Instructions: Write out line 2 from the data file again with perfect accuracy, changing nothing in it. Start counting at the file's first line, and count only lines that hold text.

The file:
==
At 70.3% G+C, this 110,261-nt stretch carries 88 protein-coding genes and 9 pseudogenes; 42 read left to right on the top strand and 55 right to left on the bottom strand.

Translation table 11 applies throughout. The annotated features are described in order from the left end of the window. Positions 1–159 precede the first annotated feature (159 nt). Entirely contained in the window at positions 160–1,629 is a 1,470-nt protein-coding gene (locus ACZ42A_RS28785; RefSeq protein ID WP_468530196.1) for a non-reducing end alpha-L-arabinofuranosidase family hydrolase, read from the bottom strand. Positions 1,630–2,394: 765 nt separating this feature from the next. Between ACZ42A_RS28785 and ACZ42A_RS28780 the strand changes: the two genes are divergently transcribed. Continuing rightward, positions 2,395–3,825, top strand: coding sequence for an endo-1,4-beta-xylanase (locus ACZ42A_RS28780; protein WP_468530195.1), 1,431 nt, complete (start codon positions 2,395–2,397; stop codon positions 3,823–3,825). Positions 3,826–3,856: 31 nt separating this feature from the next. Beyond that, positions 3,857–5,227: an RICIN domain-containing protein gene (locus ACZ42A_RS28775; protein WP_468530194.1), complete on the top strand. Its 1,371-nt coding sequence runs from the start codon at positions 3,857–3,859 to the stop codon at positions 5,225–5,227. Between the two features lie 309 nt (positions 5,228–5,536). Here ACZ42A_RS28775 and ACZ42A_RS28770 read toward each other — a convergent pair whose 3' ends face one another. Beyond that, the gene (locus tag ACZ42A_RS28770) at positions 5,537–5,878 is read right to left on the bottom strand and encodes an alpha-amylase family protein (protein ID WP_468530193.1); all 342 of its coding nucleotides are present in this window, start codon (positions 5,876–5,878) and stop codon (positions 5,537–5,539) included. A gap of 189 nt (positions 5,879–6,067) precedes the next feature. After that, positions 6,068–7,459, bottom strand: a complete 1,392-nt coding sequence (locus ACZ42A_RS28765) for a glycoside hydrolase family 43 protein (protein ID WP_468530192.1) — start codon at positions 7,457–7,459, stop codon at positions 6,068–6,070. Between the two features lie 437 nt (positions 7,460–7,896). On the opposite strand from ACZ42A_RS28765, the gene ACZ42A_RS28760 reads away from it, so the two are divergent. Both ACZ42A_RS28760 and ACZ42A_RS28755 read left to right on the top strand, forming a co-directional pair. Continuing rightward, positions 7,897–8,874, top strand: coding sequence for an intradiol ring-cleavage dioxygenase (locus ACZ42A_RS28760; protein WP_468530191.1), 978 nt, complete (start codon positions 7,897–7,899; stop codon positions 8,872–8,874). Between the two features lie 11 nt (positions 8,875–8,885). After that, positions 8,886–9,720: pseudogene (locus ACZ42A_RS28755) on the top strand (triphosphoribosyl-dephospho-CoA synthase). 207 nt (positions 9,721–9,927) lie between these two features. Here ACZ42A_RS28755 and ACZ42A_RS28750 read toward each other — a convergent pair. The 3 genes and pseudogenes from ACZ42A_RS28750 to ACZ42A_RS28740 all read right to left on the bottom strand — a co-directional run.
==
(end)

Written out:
Translation table 11 applies throughout. The annotated features are described in order from the left end of the window. Positions 1–159 precede the first annotated feature (159 nt). Entirely contained in the window at positions 160–1,629 is a 1,470-nt protein-coding gene (locus ACZ42A_RS28785; RefSeq protein ID WP_468530196.1) for a non-reducing end alpha-L-arabinofuranosidase family hydrolase, read from the bottom strand. Positions 1,630–2,394: 765 nt separating this feature from the next. Between ACZ42A_RS28785 and ACZ42A_RS28780 the strand changes: the two genes are divergently transcribed. Continuing rightward, positions 2,395–3,825, top strand: coding sequence for an endo-1,4-beta-xylanase (locus ACZ42A_RS28780; protein WP_468530195.1), 1,431 nt, complete (start codon positions 2,395–2,397; stop codon positions 3,823–3,825). Positions 3,826–3,856: 31 nt separating this feature from the next. Beyond that, positions 3,857–5,227: an RICIN domain-containing protein gene (locus ACZ42A_RS28775; protein WP_468530194.1), complete on the top strand. Its 1,371-nt coding sequence runs from the start codon at positions 3,857–3,859 to the stop codon at positions 5,225–5,227. Between the two features lie 309 nt (positions 5,228–5,536). Here ACZ42A_RS28775 and ACZ42A_RS28770 read toward each other — a convergent pair whose 3' ends face one another. Beyond that, the gene (locus tag ACZ42A_RS28770) at positions 5,537–5,878 is read right to left on the bottom strand and encodes an alpha-amylase family protein (protein ID WP_468530193.1); all 342 of its coding nucleotides are present in this window, start codon (positions 5,876–5,878) and stop codon (positions 5,537–5,539) included. A gap of 189 nt (positions 5,879–6,067) precedes the next feature. After that, positions 6,068–7,459, bottom strand: a complete 1,392-nt coding sequence (locus ACZ42A_RS28765) for a glycoside hydrolase family 43 protein (protein ID WP_468530192.1) — start codon at positions 7,457–7,459, stop codon at positions 6,068–6,070. Between the two features lie 437 nt (positions 7,460–7,896). On the opposite strand from ACZ42A_RS28765, the gene ACZ42A_RS28760 reads away from it, so the two are divergent. Both ACZ42A_RS28760 and ACZ42A_RS28755 read left to right on the top strand, forming a co-directional pair. Continuing rightward, positions 7,897–8,874, top strand: coding sequence for an intradiol ring-cleavage dioxygenase (locus ACZ42A_RS28760; protein WP_468530191.1), 978 nt, complete (start codon positions 7,897–7,899; stop codon positions 8,872–8,874). Between the two features lie 11 nt (positions 8,875–8,885). After that, positions 8,886–9,720: pseudogene (locus ACZ42A_RS28755) on the top strand (triphosphoribosyl-dephospho-CoA synthase). 207 nt (positions 9,721–9,927) lie between these two features. Here ACZ42A_RS28755 and ACZ42A_RS28750 read toward each other — a convergent pair. The 3 genes and pseudogenes from ACZ42A_RS28750 to ACZ42A_RS28740 all read right to left on the bottom strand — a co-directional run.